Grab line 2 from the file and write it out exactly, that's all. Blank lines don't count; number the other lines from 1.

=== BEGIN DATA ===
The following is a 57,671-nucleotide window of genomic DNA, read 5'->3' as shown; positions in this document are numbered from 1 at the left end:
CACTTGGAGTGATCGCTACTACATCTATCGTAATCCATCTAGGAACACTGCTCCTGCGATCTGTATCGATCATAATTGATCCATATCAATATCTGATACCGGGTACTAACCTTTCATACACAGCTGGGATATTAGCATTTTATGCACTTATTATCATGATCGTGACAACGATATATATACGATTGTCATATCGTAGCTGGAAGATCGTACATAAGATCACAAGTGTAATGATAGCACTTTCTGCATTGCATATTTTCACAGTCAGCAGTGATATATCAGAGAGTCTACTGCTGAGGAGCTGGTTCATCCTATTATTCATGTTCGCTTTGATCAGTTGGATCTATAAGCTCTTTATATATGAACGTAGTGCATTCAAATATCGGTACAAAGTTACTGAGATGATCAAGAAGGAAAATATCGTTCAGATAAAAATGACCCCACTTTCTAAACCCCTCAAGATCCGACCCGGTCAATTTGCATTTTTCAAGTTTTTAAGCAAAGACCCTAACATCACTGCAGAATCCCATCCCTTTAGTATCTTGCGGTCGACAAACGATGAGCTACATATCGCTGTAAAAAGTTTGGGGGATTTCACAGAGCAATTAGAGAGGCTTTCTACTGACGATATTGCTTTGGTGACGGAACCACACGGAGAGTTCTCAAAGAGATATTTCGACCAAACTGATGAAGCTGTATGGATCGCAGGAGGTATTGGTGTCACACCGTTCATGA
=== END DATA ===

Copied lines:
CACTTGGAGTGATCGCTACTACATCTATCGTAATCCATCTAGGAACACTGCTCCTGCGATCTGTATCGATCATAATTGATCCATATCAATATCTGATACCGGGTACTAACCTTTCATACACAGCTGGGATATTAGCATTTTATGCACTTATTATCATGATCGTGACAACGATATATATACGATTGTCATATCGTAGCTGGAAGATCGTACATAAGATCACAAGTGTAATGATAGCACTTTCTGCATTGCATATTTTCACAGTCAGCAGTGATATATCAGAGAGTCTACTGCTGAGGAGCTGGTTCATCCTATTATTCATGTTCGCTTTGATCAGTTGGATCTATAAGCTCTTTATATATGAACGTAGTGCATTCAAATATCGGTACAAAGTTACTGAGATGATCAAGAAGGAAAATATCGTTCAGATAAAAATGACCCCACTTTCTAAACCCCTCAAGATCCGACCCGGTCAATTTGCATTTTTCAAGTTTTTAAGCAAAGACCCTAACATCACTGCAGAATCCCATCCCTTTAGTATCTTGCGGTCGACAAACGATGAGCTACATATCGCTGTAAAAAGTTTGGGGGATTTCACAGAGCAATTAGAGAGGCTTTCTACTGACGATATTGCTTTGGTGACGGAACCACACGGAGAGTTCTCAAAGAGATATTTCGACCAAACTGATGAAGCTGTATGGATCGCAGGAGGTATTGGTGTCACACCGTTCATGA